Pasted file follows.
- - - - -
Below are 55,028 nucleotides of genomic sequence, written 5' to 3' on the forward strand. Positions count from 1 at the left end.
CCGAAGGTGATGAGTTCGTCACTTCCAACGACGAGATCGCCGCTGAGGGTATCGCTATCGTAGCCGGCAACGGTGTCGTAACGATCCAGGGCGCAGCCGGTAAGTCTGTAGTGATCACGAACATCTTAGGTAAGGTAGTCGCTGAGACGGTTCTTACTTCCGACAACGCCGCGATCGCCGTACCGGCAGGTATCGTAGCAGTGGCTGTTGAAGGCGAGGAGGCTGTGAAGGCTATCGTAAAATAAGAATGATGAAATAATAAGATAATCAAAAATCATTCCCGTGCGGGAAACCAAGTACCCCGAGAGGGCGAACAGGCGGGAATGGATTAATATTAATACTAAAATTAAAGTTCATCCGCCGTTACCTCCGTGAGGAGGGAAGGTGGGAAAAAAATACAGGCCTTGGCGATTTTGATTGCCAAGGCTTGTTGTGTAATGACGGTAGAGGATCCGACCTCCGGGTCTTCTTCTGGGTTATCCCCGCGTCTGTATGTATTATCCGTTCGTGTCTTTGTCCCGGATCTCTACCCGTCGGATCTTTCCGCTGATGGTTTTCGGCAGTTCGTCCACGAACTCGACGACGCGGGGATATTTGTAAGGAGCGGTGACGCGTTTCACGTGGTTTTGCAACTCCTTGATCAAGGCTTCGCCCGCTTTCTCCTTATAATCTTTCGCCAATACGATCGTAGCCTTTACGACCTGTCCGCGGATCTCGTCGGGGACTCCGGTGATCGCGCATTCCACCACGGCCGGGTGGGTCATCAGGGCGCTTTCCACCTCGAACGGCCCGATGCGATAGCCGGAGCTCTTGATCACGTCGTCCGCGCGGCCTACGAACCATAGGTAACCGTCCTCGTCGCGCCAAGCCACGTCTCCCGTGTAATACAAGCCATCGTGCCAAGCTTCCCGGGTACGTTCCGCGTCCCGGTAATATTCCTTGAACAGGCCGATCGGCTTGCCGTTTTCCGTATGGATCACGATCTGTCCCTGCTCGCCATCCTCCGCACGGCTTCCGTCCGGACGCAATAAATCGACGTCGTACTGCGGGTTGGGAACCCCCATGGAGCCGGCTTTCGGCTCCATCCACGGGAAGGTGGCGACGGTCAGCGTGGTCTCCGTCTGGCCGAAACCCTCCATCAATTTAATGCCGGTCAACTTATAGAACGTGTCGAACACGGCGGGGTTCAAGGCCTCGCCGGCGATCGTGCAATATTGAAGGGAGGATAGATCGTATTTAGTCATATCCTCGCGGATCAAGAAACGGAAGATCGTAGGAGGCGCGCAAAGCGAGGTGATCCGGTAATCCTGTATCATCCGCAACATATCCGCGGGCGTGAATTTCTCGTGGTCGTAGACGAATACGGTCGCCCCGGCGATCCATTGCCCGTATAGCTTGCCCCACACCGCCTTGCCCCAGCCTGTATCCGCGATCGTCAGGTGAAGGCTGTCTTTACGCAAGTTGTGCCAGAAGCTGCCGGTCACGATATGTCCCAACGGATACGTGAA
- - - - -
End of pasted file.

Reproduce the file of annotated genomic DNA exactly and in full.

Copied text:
Below are 55,028 nucleotides of genomic sequence, written 5' to 3' on the forward strand. Positions count from 1 at the left end.
CCGAAGGTGATGAGTTCGTCACTTCCAACGACGAGATCGCCGCTGAGGGTATCGCTATCGTAGCCGGCAACGGTGTCGTAACGATCCAGGGCGCAGCCGGTAAGTCTGTAGTGATCACGAACATCTTAGGTAAGGTAGTCGCTGAGACGGTTCTTACTTCCGACAACGCCGCGATCGCCGTACCGGCAGGTATCGTAGCAGTGGCTGTTGAAGGCGAGGAGGCTGTGAAGGCTATCGTAAAATAAGAATGATGAAATAATAAGATAATCAAAAATCATTCCCGTGCGGGAAACCAAGTACCCCGAGAGGGCGAACAGGCGGGAATGGATTAATATTAATACTAAAATTAAAGTTCATCCGCCGTTACCTCCGTGAGGAGGGAAGGTGGGAAAAAAATACAGGCCTTGGCGATTTTGATTGCCAAGGCTTGTTGTGTAATGACGGTAGAGGATCCGACCTCCGGGTCTTCTTCTGGGTTATCCCCGCGTCTGTATGTATTATCCGTTCGTGTCTTTGTCCCGGATCTCTACCCGTCGGATCTTTCCGCTGATGGTTTTCGGCAGTTCGTCCACGAACTCGACGACGCGGGGATATTTGTAAGGAGCGGTGACGCGTTTCACGTGGTTTTGCAACTCCTTGATCAAGGCTTCGCCCGCTTTCTCCTTATAATCTTTCGCCAATACGATCGTAGCCTTTACGACCTGTCCGCGGATCTCGTCGGGGACTCCGGTGATCGCGCATTCCACCACGGCCGGGTGGGTCATCAGGGCGCTTTCCACCTCGAACGGCCCGATGCGATAGCCGGAGCTCTTGATCACGTCGTCCGCGCGGCCTACGAACCATAGGTAACCGTCCTCGTCGCGCCAAGCCACGTCTCCCGTGTAATACAAGCCATCGTGCCAAGCTTCCCGGGTACGTTCCGCGTCCCGGTAATATTCCTTGAACAGGCCGATCGGCTTGCCGTTTTCCGTATGGATCACGATCTGTCCCTGCTCGCCATCCTCCGCACGGCTTCCGTCCGGACGCAATAAATCGACGTCGTACTGCGGGTTGGGAACCCCCATGGAGCCGGCTTTCGGCTCCATCCACGGGAAGGTGGCGACGGTCAGCGTGGTCTCCGTCTGGCCGAAACCCTCCATCAATTTAATGCCGGTCAACTTATAGAACGTGTCGAACACGGCGGGGTTCAAGGCCTCGCCGGCGATCGTGCAATATTGAAGGGAGGATAGATCGTATTTAGTCATATCCTCGCGGATCAAGAAACGGAAGATCGTAGGAGGCGCGCAAAGCGAGGTGATCCGGTAATCCTGTATCATCCGCAACATATCCGCGGGCGTGAATTTCTCGTGGTCGTAGACGAATACGGTCGCCCCGGCGATCCATTGCCCGTATAGCTTGCCCCACACCGCCTTGCCCCAGCCTGTATCCGCGATCGTCAGGTGAAGGCTGTCTTTACGCAAGTTGTGCCAGAAGCTGCCGGTCACGATATGTCCCAACGGATACGTGAA